- Thelma (2017)
Norway’s foreign language film Oscar entry is a poignant coming-of-age film, rich with well-executed symbolism and vicious tension that echoes Carrie and recent Raw in its power.
The change of environment didn’t bring Thelma much relief. She struggles to fit in, and the joy that the new discoveries can bring her are numbed by her principles. She often finds herself thinking about the choices her strictly Christian parents would make. She doubts even a bit of alcohol, and it doesn’t help that her parents call her up every night and check on her new Facebook friends. When she starts falling in love, the uncertainties keep on piling up. She represses her feelings to the point where the mental torment evokes supernatural powers within her, unleashing a much darker story.
Joachim Trier uses immense coldness and emotional distance to explain Thelma’s world to us. She struggles to make a connection with anyone at her college, stuck under the imposed beliefs she can’t eradicate straight away. Every time she breaks a rule, a wave of guilt follows, washing away any chance to build on positive feelings brought by the situation.
Eili Harboe’s sensitiveness and the ability to convey her character’s struggle help to decode Thelma for us without stumbling into the obvious transformation journey. And we can definitely feel similar distantness when it comes to her parents. They could appear overprotective, but we can easily sense their detachment in interrogatory calls and controlling conversations. Henrik Rafaelsen and Ellen Dorrit Petersen as Unni and Trond perpetuate the unemotional image of Thelma’s parents. They make us question the impact of their frostily stoic approach on their daughter’s wellbeing and wonder if this pathological environment is key to understanding the situation.
What makes us warm up to the protagonist, however, is her relationship with Anja (Kaya Wilkins). Here, both actresses get to underline their character’s differences and rework them into a deep connection. The magnetism between Harboe and Wilkins’s characters marks them as star-crossed lovers suffering in the terrific stream of events that none of them can explain. It’s the only chance for Thelma to let loose, and Anja eagerly introduces her into this world with great care. These are the moments when the heroine puts us at ease, even if we’re constantly learning it might only be the calm before the storm.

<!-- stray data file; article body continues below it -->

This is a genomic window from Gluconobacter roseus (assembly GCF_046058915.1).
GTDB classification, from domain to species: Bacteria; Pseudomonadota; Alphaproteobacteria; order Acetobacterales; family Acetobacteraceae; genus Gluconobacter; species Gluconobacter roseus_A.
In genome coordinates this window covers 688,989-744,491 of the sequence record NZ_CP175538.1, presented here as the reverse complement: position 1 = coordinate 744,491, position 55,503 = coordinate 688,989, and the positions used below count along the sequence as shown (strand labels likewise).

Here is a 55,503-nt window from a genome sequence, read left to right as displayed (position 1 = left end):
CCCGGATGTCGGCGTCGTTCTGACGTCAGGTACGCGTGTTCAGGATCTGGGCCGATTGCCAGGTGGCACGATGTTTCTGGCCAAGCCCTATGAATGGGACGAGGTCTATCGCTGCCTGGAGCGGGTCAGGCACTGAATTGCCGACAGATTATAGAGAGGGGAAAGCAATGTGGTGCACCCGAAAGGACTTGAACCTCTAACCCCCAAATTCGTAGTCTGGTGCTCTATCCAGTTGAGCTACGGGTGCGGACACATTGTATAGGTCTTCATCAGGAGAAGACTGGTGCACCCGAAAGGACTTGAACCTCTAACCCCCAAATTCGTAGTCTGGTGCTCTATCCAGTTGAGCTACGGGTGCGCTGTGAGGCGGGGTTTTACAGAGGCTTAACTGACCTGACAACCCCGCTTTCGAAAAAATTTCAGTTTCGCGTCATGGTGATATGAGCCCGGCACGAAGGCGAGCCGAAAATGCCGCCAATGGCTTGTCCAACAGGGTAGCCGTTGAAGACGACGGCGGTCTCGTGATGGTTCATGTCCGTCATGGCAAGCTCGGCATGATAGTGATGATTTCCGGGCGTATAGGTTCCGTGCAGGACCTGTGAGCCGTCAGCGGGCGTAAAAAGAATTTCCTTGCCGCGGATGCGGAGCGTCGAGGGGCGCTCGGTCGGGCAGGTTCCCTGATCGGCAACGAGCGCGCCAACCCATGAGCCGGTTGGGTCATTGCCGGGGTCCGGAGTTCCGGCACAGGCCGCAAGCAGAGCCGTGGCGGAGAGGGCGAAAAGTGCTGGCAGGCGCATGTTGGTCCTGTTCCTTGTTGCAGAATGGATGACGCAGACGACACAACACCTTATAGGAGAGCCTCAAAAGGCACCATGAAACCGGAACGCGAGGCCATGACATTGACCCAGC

Thelma echoes the coming of age horror stories such as Carrie, and evokes many similarities to recent Raw. Similarly, it uses a whole lot of symbolism and stirring imagery (albeit more cautiously than in the films mentioned above) to get to the point. The tension of the opera scene between Anja and Thelma grows immensely as the attraction translates to the girl’s unexpected rush of power, allowing us to question the first parallels drawn in the story. Similar is the party scene where Thelma is lured into sharing a spliff. The allure surrounds us second by second, then hints to rebirth and temptation take over, only to be cut sharp at the very end. It leaves us with more questions, consistently building up the pressure and cultivating the aura of an understatement.
Although Thelma clearly calls for association with well-known thriller/horror film tropes, it’s not easy to put a label on it. However, its frostbitten aura utilises the elements we know well, delivering a variation on the coming-of-age theme that hits all the right notes.
Thelma was showcased as a part of the 61st London Film Festival. It opens in the UK on the 3rd of November 2017.